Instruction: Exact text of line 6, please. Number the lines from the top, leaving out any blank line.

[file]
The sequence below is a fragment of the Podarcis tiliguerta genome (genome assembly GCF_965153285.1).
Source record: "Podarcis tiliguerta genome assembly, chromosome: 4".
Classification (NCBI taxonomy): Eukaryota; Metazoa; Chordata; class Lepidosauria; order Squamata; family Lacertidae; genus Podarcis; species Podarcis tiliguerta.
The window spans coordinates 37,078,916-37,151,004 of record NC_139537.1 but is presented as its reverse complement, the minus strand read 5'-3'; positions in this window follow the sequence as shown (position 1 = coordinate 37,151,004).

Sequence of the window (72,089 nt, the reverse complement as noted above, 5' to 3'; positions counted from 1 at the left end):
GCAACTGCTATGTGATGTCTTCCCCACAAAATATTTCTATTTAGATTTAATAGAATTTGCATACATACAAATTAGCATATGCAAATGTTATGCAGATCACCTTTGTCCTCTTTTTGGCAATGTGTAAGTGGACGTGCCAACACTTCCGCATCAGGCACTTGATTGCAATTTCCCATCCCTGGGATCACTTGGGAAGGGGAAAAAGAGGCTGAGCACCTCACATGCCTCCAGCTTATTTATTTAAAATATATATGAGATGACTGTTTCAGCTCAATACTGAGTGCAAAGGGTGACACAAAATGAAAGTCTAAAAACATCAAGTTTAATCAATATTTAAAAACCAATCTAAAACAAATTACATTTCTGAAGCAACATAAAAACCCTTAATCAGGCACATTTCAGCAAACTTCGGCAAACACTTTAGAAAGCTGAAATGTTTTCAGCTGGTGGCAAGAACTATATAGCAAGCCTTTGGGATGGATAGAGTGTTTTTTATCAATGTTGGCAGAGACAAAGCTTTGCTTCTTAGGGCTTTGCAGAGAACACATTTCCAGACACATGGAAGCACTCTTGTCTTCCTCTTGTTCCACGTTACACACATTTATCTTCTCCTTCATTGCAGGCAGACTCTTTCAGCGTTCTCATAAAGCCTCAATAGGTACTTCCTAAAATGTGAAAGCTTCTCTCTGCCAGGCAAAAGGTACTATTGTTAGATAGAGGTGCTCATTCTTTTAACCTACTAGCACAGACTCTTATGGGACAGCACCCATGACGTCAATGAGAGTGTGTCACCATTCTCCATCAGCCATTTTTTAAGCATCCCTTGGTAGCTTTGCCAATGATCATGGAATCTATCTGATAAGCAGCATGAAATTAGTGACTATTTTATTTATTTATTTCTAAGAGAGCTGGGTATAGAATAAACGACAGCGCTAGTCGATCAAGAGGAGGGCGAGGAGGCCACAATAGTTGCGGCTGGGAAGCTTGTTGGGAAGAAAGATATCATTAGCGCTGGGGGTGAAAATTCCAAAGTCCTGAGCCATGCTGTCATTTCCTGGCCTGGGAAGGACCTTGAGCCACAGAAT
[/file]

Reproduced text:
GCAACTGCTATGTGATGTCTTCCCCACAAAATATTTCTATTTAGATTTAATAGAATTTGCATACATACAAATTAGCATATGCAAATGTTATGCAGATCACCTTTGTCCTCTTTTTGGCAATGTGTAAGTGGACGTGCCAACACTTCCGCATCAGGCACTTGATTGCAATTTCCCATCCCTGGGATCACTTGGGAAGGGGAAAAAGAGGCTGAGCACCTCACATGCCTCCAGCTTATTTATTTAAAATATATATGAGATGACTGTTTCAGCTCAATACTGAGTGCAAAGGGTGACACAAAATGAAAGTCTAAAAACATCAAGTTTAATCAATATTTAAAAACCAATCTAAAACAAATTACATTTCTGAAGCAACATAAAAACCCTTAATCAGGCACATTTCAGCAAACTTCGGCAAACACTTTAGAAAGCTGAAATGTTTTCAGCTGGTGGCAAGAACTATATAGCAAGCCTTTGGGATGGATAGAGTGTTTTTTATCAATGTTGGCAGAGACAAAGCTTTGCTTCTTAGGGCTTTGCAGAGAACACATTTCCAGACACATGGAAGCACTCTTGTCTTCCTCTTGTTCCACGTTACACACATTTATCTTCTCCTTCATTGCAGGCAGACTCTTTCAGCGTTCTCATAAAGCCTCAATAGGTACTTCCTAAAATGTGAAAGCTTCTCTCTGCCAGGCAAAAGGTACTATTGTTAGATAGAGGTGCTCATTCTTTTAACCTACTAGCACAGACTCTTATGGGACAGCACCCATGACGTCAATGAGAGTGTGTCACCATTCTCCATCAGCCATTTTTTAAGCATCCCTTGGTAGCTTTGCCAATGATCATGGAATCTATCTGATAAGCAGCATGAAATTAGTGACTATTTTATTTATTTATTTCTAAGAGAGCTGGGTATAGAATAAACGACAGCGCTAGTCGATCAAGAGGAGGGCGAGGAGGCCACAATAGTTGCGGCTGGGAAGCTTGTTGGGAAGAAAGATATCATTAGCGCTGGGGGTGAAAATTCCAAAGTCCTGAGCCATGCTGTCATTTCCTGGCCTGGGAAGGACCTTGAGCCACAGAAT